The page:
"It gets more capable and cheaper every day.”

In a recent report, Mr. Moffett, one of Verizon’s most persistent critics, walked his clients through detailed projections of how much Verizon would earn from FiOS and how much it would save because the fiber network is cheaper to maintain than the old copper wires. He concluded that Verizon would be $6 billion in the hole when all was said and done.

Other analysts have reached different conclusions from the available data. Christopher Larsen of Credit Suisse calculates that if Verizon can get at least 20 percent of the potential customers to sign up for FiOS video, it will earn an acceptable profit.

And David Barden of Banc of America Securities argues that, for new Verizon investors, the return on Verizon’s original investment does not matter.

“If you are an investor today thinking about what the prospects of FiOS are tomorrow, you don’t look at what has been spent. You look at what needs to be spent,” Mr. Barden said. “The 2008 investors owe the 2003 investors a debt of gratitude because the 2008 Verizon is in a vastly better competitive position than it otherwise would be.”

Even if Mr. Moffett is right and Verizon comes out $6 billion behind on FiOS, that amount is almost lost in a company that has annual revenue of nearly $100 billion and spends $17 billion a year on capital improvements. Indeed, Verizon is dominated by wireless and business services. Service over wires to people’s homes makes up only 15 percent of its revenue.

One option that Verizon did not find palatable was just sitting still. Voice telephone lines are headed toward extinction, dropping 8.5 percent in the last year alone. And the speed of the digital subscriber line, or D.S.L., technology used to offer Internet service over copper wires has topped out at three megabits a second for many customers.

Meanwhile, cable companies like Comcast and Time Warner have been very successful in bundling Internet-based phone service with lots of TV channels and high-speed Internet service of 6 to 12 megabits a second. As consumers have demanded more video in their living rooms and on their computers, the cable companies have gained market share.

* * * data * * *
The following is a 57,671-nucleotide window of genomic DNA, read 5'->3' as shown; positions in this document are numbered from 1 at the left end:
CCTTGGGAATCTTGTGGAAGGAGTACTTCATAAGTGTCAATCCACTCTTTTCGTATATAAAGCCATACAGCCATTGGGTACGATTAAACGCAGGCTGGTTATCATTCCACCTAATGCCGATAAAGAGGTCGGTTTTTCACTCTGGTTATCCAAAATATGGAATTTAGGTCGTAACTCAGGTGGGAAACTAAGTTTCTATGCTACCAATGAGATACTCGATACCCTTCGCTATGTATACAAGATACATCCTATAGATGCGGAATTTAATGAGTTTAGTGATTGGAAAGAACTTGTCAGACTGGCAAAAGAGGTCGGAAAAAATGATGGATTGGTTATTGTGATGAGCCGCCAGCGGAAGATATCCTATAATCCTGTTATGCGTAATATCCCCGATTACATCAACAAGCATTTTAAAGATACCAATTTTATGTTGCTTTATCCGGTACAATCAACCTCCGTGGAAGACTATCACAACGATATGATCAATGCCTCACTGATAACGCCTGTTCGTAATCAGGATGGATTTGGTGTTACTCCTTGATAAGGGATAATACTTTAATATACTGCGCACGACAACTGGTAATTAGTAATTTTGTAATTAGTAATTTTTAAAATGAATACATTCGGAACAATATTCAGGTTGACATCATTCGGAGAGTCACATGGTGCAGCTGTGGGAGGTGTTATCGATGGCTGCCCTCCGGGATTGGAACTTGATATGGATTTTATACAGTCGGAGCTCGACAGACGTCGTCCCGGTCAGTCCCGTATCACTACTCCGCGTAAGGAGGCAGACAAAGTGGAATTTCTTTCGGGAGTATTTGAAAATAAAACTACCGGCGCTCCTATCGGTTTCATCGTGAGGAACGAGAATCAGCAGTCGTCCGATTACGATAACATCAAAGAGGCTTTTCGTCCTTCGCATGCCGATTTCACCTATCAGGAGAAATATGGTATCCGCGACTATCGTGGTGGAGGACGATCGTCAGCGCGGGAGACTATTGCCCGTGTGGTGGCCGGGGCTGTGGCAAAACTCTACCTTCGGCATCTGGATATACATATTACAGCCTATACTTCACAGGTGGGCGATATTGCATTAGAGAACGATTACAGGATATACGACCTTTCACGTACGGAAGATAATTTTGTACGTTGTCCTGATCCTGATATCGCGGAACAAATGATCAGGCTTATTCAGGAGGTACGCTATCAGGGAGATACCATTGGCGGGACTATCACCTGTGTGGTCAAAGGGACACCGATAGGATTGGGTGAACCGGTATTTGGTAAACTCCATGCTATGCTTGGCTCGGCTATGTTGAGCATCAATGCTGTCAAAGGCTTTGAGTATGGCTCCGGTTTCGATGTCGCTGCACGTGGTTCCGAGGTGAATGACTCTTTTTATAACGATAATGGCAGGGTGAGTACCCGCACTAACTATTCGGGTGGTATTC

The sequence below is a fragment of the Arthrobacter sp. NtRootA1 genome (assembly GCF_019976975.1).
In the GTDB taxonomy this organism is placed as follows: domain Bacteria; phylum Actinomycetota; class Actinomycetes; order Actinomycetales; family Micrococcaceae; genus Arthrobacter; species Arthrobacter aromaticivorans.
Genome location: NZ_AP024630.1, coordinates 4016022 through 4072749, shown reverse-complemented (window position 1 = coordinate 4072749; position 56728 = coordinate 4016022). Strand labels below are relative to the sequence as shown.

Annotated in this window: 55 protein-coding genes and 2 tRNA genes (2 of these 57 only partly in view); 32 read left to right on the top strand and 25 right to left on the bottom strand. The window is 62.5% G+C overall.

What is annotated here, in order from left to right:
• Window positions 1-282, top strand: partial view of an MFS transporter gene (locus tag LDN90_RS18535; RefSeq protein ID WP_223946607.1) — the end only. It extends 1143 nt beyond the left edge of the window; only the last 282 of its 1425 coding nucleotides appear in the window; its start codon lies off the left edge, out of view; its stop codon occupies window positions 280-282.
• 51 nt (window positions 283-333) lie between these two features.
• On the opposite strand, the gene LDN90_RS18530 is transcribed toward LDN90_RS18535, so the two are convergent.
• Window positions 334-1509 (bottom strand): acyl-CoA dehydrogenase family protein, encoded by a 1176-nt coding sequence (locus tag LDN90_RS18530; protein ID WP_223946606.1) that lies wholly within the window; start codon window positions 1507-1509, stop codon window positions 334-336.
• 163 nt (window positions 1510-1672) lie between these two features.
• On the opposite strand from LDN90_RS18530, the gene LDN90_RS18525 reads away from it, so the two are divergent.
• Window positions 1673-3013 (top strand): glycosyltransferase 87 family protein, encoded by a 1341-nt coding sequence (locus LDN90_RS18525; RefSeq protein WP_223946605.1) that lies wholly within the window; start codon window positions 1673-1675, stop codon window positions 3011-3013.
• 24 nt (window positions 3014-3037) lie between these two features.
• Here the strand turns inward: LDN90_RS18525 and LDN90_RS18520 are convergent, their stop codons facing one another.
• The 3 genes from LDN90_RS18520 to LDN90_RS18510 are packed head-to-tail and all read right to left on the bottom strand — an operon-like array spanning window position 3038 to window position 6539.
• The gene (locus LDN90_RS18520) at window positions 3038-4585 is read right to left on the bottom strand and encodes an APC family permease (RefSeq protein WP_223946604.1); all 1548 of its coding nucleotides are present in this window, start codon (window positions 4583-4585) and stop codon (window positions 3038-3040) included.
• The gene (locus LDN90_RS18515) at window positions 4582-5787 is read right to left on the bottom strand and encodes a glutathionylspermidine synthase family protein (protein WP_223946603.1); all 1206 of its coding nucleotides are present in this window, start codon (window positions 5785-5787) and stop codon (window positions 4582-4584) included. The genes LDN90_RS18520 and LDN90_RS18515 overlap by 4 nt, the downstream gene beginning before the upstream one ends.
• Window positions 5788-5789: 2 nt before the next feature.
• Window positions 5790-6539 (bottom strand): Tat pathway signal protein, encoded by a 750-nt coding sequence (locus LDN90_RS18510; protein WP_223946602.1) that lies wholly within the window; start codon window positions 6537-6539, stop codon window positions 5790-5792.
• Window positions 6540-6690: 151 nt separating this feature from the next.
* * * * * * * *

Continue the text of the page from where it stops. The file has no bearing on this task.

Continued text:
With FiOS offering current top Internet speeds of 50 megabits a second and a large menu of video offerings, Verizon is betting its packages will allow it to leapfrog over its cable rivals. Moreover, Verizon’s fiber network has the capacity to add more data speed, video channels and other services without rewiring.

The service has been particularly popular among the more sophisticated customers attracted by higher Internet speeds, said Karl Bode, the editor of BroadbandReports.com.

“Deliver quality technology and cutting-edge speed, and customers respond,” he said. “I’m preparing to move into a new home, and FiOS availability actually played a part in where I was willing to move. And I’ve probably been one of Verizon’s most outspoken critics over the years.”

The cable systems, in turn, are responding by cutting prices on voice service and developing new technology that can match the data speeds of FiOS and cram in more TV channels.

AT&T’s less radical approach essentially seeks to match, rather than surpass, the speed of cable’s Internet service. And while AT&T’s Internet-based video service has some fancy features, it can transmit only one, eventually two, HDTV signals to each home at once.

Because it is using less mature technology than FiOS, AT&T’s upgrade has gotten off to a slow start. At the end of the second quarter, AT&T’s video service, called U-Verse, had 549,000 customers, up from only 51,000 a year earlier. That is just a bit more than 10 percent of the homes that could buy the service.

John Donovan, AT&T’s chief technology officer, said the company might string fiber optic cables to its customers’ homes in the future. But he argues that it was a smarter choice to try to get as much life out of the copper wire as possible, betting the cost of fiber will drop over time.

“The last thing we want to do is overdeploy fixed capacity into the ground where there is no recovery for being wrong by putting in too much,” he said. “The ideal way to deploy technology is on the last day as fast as possible, because it gets more capable and cheaper every day.”